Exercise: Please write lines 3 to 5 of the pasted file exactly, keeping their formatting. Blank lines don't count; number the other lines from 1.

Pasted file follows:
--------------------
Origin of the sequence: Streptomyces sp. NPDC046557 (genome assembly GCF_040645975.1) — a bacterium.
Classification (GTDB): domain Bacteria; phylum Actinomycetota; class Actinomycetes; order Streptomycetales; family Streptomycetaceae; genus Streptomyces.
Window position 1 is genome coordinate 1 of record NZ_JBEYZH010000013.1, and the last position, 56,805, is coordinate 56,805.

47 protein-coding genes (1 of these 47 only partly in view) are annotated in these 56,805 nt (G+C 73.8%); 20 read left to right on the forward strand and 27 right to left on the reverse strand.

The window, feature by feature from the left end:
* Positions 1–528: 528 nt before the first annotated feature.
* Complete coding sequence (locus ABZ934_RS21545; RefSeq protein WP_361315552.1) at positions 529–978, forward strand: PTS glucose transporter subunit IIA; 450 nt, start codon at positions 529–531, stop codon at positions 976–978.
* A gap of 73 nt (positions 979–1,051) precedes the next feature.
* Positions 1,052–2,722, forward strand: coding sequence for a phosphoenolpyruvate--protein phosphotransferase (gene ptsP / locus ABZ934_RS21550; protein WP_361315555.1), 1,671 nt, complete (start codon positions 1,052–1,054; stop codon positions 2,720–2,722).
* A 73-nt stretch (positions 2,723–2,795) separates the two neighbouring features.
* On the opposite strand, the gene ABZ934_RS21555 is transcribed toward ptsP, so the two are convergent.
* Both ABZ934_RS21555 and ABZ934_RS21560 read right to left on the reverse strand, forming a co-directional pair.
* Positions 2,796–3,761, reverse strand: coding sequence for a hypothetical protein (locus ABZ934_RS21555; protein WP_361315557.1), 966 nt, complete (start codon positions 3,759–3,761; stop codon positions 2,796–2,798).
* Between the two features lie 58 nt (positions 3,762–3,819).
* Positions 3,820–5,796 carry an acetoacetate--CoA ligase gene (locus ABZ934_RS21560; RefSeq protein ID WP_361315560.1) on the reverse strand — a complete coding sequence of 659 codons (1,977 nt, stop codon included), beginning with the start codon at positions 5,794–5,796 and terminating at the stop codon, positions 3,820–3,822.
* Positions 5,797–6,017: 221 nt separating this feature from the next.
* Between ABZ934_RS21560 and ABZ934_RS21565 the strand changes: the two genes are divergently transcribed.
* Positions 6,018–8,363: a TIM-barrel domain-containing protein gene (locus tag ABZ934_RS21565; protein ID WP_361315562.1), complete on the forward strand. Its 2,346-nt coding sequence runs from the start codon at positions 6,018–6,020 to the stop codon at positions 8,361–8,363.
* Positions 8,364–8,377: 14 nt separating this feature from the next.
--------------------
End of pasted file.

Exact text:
Window position 1 is genome coordinate 1 of record NZ_JBEYZH010000013.1, and the last position, 56,805, is coordinate 56,805.

47 protein-coding genes (1 of these 47 only partly in view) are annotated in these 56,805 nt (G+C 73.8%); 20 read left to right on the forward strand and 27 right to left on the reverse strand.

The window, feature by feature from the left end: